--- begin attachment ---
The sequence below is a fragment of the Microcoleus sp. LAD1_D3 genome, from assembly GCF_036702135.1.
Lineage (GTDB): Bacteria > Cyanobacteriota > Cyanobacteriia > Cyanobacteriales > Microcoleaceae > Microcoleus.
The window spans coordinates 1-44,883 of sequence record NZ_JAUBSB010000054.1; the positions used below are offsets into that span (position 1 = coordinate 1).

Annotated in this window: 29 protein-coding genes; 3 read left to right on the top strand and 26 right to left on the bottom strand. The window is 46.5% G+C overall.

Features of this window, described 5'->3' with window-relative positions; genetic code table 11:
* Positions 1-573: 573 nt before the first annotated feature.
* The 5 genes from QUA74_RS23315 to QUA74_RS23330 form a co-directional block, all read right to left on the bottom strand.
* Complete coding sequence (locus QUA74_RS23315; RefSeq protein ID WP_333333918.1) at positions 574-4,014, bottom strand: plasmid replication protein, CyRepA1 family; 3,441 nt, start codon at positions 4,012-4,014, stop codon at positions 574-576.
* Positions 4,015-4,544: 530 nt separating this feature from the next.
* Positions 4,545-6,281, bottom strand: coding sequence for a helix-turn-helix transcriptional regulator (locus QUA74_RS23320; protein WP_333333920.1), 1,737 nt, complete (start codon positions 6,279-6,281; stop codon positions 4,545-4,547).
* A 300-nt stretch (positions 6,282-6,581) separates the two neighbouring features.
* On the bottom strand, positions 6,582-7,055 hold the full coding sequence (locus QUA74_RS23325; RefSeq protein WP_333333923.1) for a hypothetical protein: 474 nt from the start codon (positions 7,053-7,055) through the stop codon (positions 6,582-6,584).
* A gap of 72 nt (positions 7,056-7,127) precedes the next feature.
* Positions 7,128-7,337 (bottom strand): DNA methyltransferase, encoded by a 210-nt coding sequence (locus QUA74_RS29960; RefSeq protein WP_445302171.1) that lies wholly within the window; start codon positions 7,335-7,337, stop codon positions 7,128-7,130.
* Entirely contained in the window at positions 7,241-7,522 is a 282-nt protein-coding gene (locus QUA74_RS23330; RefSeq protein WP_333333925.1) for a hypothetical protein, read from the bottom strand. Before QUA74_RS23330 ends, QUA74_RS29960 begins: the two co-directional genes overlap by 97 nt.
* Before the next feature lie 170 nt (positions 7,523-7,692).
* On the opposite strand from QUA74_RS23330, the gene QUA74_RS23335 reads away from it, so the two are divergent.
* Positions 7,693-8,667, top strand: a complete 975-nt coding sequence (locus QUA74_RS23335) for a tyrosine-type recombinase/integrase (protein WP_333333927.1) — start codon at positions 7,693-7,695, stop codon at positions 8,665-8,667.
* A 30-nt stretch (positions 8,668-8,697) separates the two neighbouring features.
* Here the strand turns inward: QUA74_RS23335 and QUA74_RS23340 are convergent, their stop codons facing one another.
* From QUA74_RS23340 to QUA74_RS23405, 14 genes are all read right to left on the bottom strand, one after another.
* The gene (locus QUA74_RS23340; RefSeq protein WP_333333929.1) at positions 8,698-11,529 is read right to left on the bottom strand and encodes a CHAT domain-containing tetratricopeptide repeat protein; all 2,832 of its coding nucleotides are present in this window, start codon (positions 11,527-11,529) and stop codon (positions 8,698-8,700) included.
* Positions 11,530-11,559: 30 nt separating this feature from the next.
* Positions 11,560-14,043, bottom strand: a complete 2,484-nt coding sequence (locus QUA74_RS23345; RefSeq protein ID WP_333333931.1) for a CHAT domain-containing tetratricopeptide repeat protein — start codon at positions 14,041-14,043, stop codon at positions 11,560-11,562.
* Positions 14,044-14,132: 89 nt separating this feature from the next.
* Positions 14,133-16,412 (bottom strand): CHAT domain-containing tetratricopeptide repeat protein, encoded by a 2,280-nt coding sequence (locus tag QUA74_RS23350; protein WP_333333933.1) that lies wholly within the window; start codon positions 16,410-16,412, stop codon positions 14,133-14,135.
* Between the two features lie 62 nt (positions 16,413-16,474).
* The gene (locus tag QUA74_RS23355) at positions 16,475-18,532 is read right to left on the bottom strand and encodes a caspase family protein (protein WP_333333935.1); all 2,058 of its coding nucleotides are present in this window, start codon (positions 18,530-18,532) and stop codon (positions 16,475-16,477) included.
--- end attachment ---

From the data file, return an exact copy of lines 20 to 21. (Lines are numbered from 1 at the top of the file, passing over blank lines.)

* Here the strand turns inward: QUA74_RS23335 and QUA74_RS23340 are convergent, their stop codons facing one another.
* From QUA74_RS23340 to QUA74_RS23405, 14 genes are all read right to left on the bottom strand, one after another.